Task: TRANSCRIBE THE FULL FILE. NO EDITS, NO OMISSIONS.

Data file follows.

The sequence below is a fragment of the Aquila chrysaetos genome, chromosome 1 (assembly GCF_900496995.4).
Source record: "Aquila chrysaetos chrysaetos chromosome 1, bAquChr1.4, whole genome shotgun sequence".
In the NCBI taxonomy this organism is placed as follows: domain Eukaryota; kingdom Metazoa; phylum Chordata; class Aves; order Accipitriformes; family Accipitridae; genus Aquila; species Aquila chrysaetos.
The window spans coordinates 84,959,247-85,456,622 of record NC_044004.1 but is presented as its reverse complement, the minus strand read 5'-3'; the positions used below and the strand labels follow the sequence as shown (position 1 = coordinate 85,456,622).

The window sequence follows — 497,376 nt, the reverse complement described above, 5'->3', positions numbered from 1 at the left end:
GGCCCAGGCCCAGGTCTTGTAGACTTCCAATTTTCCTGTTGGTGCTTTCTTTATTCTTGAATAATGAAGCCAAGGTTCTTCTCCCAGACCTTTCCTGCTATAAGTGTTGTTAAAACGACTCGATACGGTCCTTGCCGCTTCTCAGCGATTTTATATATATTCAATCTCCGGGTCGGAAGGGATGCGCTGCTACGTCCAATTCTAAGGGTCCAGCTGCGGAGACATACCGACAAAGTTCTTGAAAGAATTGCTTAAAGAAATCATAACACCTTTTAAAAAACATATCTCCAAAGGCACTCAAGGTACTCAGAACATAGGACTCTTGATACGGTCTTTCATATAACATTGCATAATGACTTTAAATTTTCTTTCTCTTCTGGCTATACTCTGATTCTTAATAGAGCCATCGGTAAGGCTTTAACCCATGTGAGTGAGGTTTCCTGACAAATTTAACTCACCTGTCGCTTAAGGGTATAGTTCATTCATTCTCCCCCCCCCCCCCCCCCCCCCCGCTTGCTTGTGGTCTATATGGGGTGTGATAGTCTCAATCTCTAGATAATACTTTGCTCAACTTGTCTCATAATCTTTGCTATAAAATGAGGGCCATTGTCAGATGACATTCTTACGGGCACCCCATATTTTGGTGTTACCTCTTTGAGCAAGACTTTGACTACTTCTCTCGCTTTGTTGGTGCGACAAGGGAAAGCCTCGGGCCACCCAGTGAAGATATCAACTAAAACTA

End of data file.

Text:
The sequence below is a fragment of the Aquila chrysaetos genome, chromosome 1 (assembly GCF_900496995.4).
Source record: "Aquila chrysaetos chrysaetos chromosome 1, bAquChr1.4, whole genome shotgun sequence".
In the NCBI taxonomy this organism is placed as follows: domain Eukaryota; kingdom Metazoa; phylum Chordata; class Aves; order Accipitriformes; family Accipitridae; genus Aquila; species Aquila chrysaetos.
The window spans coordinates 84,959,247-85,456,622 of record NC_044004.1 but is presented as its reverse complement, the minus strand read 5'-3'; the positions used below and the strand labels follow the sequence as shown (position 1 = coordinate 85,456,622).

The window sequence follows — 497,376 nt, the reverse complement described above, 5'->3', positions numbered from 1 at the left end:
GGCCCAGGCCCAGGTCTTGTAGACTTCCAATTTTCCTGTTGGTGCTTTCTTTATTCTTGAATAATGAAGCCAAGGTTCTTCTCCCAGACCTTTCCTGCTATAAGTGTTGTTAAAACGACTCGATACGGTCCTTGCCGCTTCTCAGCGATTTTATATATATTCAATCTCCGGGTCGGAAGGGATGCGCTGCTACGTCCAATTCTAAGGGTCCAGCTGCGGAGACATACCGACAAAGTTCTTGAAAGAATTGCTTAAAGAAATCATAACACCTTTTAAAAAACATATCTCCAAAGGCACTCAAGGTACTCAGAACATAGGACTCTTGATACGGTCTTTCATATAACATTGCATAATGACTTTAAATTTTCTTTCTCTTCTGGCTATACTCTGATTCTTAATAGAGCCATCGGTAAGGCTTTAACCCATGTGAGTGAGGTTTCCTGACAAATTTAACTCACCTGTCGCTTAAGGGTATAGTTCATTCATTCTCCCCCCCCCCCCCCCCCCCCCCGCTTGCTTGTGGTCTATATGGGGTGTGATAGTCTCAATCTCTAGATAATACTTTGCTCAACTTGTCTCATAATCTTTGCTATAAAATGAGGGCCATTGTCAGATGACATTCTTACGGGCACCCCATATTTTGGTGTTACCTCTTTGAGCAAGACTTTGACTACTTCTCTCGCTTTGTTGGTGCGACAAGGGAAAGCCTCGGGCCACCCAGTGAAGATATCAACTAAAACTA